In this Issue:

Physical Product Testing - Making the Theoretical Real

Cybersecurity Overlooks Largest Threat: Your Own Employees

ATA Implements New Robotic Survey Equipment

This Issue's Toolbox Feature - Products Liability and Testing


ATA recently defended an industrial gate manufacturer at a trial concerning a worker’s fall from an elevated gateway on a chemical plant mezzanine. The plaintiff alleged that the subject accident resulted from a defect in the design of the rolling gate’s track which allowed the track to become misaligned and produce a gate derailment. Misalignment of the track was indeed observed immediately after the accident, but that was more than ten years after the gate and track were first put into service.

The plaintiff alleged that a track alignment pin, which had been added to a later model of the track, would have prevented the accident. The pin’s absence was proffered as evidence that the earlier track design was defective. The gate manufacturer’s position was that the pin had been added only to aid with track assembly and that it had no structural purpose. ATA’s analysis and testing suggested that the addition of the pin would have had no relevant effect in the subject accident. ATA’s opinion was that the cause of the track misalignment was inadequate attachment of the track to the mezzanine and inadequate inspection and maintenance of that critically important attachment by the plant’s owner. ATA saw evidence of other irregularities in the way the gate and track were mounted to the mezzanine (work done by a third-party contractor) that were also likely contributors to the gate’s derailment.

In evaluating the plaintiff’s theory, ATA found that the force needed to shear the track alignment pin was relatively large, but that this misalignment resisting force would act only in the plane between the abutting ends of the track sections. Away from the joint, the pin could have done nothing to keep the poorly supported thin-walled steel track tubing from bending, and such bending probably would have also produced a gate derailment. A textbook analysis of the cantilevered section of the tubing near the joint indicated that yielding and irreversible, plastic bending of the tubing would begin at an applied load of only about 1/10th of the load needed to shear the pin. A more complex analysis suggested that a “plastic hinge” would develop in the tubing at a slightly higher load, but still only about 1/8th of the pin’s shear strength.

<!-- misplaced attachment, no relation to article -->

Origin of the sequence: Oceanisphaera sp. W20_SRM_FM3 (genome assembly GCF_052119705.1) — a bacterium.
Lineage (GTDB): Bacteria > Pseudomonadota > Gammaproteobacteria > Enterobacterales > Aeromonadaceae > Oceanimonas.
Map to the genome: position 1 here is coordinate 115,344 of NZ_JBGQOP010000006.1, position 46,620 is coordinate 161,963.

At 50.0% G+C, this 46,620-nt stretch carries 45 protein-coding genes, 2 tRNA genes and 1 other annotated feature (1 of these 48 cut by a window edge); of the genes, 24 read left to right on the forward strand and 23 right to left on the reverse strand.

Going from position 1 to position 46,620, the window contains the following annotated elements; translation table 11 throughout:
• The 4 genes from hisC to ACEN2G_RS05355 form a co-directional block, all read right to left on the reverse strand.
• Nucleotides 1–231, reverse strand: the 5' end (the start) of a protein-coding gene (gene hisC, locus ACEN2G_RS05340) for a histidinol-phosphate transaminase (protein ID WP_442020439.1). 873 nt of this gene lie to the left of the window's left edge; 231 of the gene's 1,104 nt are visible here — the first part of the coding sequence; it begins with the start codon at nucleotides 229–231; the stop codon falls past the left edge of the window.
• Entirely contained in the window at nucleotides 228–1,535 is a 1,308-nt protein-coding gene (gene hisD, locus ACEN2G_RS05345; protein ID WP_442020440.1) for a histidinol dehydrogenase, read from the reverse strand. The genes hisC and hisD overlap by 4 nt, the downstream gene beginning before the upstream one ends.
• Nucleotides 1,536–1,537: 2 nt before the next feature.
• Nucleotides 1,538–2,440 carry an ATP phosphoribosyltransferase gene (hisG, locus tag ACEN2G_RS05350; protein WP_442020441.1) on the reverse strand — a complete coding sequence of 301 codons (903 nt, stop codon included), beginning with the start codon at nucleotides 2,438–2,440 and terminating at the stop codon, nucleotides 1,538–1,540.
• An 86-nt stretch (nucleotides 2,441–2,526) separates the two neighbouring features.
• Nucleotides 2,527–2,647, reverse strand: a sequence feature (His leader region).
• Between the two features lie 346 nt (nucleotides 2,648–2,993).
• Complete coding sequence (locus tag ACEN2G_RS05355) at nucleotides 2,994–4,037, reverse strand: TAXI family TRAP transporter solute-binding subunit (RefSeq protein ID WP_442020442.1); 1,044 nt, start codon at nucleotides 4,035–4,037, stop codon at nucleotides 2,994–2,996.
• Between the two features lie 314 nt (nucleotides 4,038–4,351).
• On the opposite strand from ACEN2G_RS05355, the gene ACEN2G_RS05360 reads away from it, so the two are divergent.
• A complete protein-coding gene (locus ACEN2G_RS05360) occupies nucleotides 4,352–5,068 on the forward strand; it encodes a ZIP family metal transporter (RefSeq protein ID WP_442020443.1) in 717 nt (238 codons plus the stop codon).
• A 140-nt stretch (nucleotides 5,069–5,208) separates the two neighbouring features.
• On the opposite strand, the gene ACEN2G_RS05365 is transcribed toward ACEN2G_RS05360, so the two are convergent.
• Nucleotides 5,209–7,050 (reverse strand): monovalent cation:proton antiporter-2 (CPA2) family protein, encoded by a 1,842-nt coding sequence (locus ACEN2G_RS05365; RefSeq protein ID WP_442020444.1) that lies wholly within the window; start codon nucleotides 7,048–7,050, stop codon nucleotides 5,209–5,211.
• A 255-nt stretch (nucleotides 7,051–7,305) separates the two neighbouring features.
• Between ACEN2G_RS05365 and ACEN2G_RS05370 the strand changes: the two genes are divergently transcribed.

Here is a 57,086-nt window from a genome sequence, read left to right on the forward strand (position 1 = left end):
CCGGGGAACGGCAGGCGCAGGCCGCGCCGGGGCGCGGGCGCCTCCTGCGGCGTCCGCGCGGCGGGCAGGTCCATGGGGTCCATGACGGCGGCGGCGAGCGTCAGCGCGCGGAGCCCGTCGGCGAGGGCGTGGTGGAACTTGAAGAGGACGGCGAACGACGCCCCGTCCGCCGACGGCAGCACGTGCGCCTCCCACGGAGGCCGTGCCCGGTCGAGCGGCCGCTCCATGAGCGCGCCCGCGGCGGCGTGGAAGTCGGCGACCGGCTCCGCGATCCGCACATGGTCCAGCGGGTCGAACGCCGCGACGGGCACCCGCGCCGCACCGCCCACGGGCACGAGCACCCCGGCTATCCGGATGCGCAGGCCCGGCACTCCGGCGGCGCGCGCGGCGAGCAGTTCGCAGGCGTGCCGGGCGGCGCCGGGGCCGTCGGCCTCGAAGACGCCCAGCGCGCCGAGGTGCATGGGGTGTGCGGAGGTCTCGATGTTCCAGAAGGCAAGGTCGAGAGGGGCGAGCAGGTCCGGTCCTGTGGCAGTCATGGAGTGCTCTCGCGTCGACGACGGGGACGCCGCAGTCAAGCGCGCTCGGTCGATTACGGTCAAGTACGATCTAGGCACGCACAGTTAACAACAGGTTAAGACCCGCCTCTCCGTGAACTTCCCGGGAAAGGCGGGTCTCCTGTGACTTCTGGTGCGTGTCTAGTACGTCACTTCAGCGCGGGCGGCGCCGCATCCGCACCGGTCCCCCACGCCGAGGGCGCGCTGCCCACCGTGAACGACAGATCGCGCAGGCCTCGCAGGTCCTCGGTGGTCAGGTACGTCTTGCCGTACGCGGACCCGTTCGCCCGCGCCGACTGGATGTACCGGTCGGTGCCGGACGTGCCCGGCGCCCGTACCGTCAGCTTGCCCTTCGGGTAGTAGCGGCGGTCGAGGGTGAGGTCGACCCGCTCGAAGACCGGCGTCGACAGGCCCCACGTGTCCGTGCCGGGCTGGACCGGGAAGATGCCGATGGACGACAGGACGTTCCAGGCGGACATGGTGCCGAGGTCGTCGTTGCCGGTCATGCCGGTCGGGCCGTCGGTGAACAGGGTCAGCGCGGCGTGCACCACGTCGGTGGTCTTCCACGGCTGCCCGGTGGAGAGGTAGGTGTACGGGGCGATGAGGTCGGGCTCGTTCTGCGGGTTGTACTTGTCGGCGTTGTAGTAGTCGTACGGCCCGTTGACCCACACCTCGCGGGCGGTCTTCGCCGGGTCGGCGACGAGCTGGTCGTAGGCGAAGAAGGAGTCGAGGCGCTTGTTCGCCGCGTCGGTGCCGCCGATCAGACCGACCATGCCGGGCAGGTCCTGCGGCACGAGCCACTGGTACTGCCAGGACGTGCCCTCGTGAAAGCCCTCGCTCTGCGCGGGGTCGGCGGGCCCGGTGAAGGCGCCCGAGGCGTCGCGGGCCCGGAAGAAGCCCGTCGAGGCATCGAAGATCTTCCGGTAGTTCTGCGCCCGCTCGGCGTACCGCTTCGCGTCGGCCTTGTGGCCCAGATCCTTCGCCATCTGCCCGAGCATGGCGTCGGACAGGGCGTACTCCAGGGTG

The physical effects of yielding and plastic hinging were examined in instrumented tubing bend tests conducted in ATA’s laboratory. Though not presented directly at trial, the test results served as a reality check which supported the theoretical machine design principles that formed the basis for ATA’s defense of the gate and track design. As expected, the calculated tubing yield point coincided with the onset of a non-linear relationship between deflection and applied load. Development of a plastic hinge, on the other hand, did not produce a distinctive change in the deflection vs. load curve. Instead, for a cantilevered length of square tubing, the plastic hinge point occurred when the applied load equaled about half the collapse load, i.e. that constant load which produces continuing, increasing deflection.



Surfacing in a variety of flavors, cybersecurity threats range from business email compromise (BEC) to ransomware and malware – the list of avenues into an organization’s sensitive underside is growing rapidly.

But recent breaches of private enterprises and government agencies show that the threat landscape is evolving, largely due to an uptick in breaches caused by insider threats. The amount of sensitive data that has been compromised over the last year has caused organizations to, in one way or another, halt business operations as a result of a bad egg in an organization.